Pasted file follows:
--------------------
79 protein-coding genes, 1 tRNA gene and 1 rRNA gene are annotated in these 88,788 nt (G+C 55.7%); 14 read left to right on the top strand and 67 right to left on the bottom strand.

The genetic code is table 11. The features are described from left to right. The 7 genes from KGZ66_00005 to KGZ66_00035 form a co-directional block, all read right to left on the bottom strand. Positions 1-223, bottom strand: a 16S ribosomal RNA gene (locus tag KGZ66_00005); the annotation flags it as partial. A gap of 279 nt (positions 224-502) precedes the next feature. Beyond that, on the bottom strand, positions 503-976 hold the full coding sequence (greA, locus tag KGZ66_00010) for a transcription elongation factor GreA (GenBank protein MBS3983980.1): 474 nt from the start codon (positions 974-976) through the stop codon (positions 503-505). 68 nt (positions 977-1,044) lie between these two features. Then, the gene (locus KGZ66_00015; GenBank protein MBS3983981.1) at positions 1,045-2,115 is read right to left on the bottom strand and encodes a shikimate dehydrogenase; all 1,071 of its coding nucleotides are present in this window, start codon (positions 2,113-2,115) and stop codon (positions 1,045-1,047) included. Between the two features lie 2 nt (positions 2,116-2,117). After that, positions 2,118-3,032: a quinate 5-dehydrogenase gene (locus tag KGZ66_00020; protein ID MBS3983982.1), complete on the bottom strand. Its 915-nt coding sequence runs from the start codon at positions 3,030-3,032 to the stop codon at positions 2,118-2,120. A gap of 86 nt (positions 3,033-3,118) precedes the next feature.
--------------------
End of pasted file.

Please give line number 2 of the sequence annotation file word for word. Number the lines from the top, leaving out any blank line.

The genetic code is table 11. The features are described from left to right. The 7 genes from KGZ66_00005 to KGZ66_00035 form a co-directional block, all read right to left on the bottom strand. Positions 1-223, bottom strand: a 16S ribosomal RNA gene (locus tag KGZ66_00005); the annotation flags it as partial. A gap of 279 nt (positions 224-502) precedes the next feature. Beyond that, on the bottom strand, positions 503-976 hold the full coding sequence (greA, locus tag KGZ66_00010) for a transcription elongation factor GreA (GenBank protein MBS3983980.1): 474 nt from the start codon (positions 974-976) through the stop codon (positions 503-505). 68 nt (positions 977-1,044) lie between these two features. Then, the gene (locus KGZ66_00015; GenBank protein MBS3983981.1) at positions 1,045-2,115 is read right to left on the bottom strand and encodes a shikimate dehydrogenase; all 1,071 of its coding nucleotides are present in this window, start codon (positions 2,113-2,115) and stop codon (positions 1,045-1,047) included. Between the two features lie 2 nt (positions 2,116-2,117). After that, positions 2,118-3,032: a quinate 5-dehydrogenase gene (locus tag KGZ66_00020; protein ID MBS3983982.1), complete on the bottom strand. Its 915-nt coding sequence runs from the start codon at positions 3,030-3,032 to the stop codon at positions 2,118-2,120. A gap of 86 nt (positions 3,033-3,118) precedes the next feature.